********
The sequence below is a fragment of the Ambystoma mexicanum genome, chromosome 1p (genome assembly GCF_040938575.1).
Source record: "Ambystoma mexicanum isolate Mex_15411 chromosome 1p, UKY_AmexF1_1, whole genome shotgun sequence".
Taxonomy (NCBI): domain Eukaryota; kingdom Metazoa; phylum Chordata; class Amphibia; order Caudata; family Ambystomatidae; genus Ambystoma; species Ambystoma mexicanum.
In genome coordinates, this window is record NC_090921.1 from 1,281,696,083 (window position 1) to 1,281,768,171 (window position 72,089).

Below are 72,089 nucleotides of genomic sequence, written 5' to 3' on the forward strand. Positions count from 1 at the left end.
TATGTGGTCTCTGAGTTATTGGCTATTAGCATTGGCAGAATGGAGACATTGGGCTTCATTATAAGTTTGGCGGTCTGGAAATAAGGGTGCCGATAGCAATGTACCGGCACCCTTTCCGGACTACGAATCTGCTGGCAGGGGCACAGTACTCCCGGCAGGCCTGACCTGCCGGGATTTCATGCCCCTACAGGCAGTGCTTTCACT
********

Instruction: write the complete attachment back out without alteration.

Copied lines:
The sequence below is a fragment of the Ambystoma mexicanum genome, chromosome 1p (genome assembly GCF_040938575.1).
Source record: "Ambystoma mexicanum isolate Mex_15411 chromosome 1p, UKY_AmexF1_1, whole genome shotgun sequence".
Taxonomy (NCBI): domain Eukaryota; kingdom Metazoa; phylum Chordata; class Amphibia; order Caudata; family Ambystomatidae; genus Ambystoma; species Ambystoma mexicanum.
In genome coordinates, this window is record NC_090921.1 from 1,281,696,083 (window position 1) to 1,281,768,171 (window position 72,089).

Below are 72,089 nucleotides of genomic sequence, written 5' to 3' on the forward strand. Positions count from 1 at the left end.
TATGTGGTCTCTGAGTTATTGGCTATTAGCATTGGCAGAATGGAGACATTGGGCTTCATTATAAGTTTGGCGGTCTGGAAATAAGGGTGCCGATAGCAATGTACCGGCACCCTTTCCGGACTACGAATCTGCTGGCAGGGGCACAGTACTCCCGGCAGGCCTGACCTGCCGGGATTTCATGCCCCTACAGGCAGTGCTTTCACT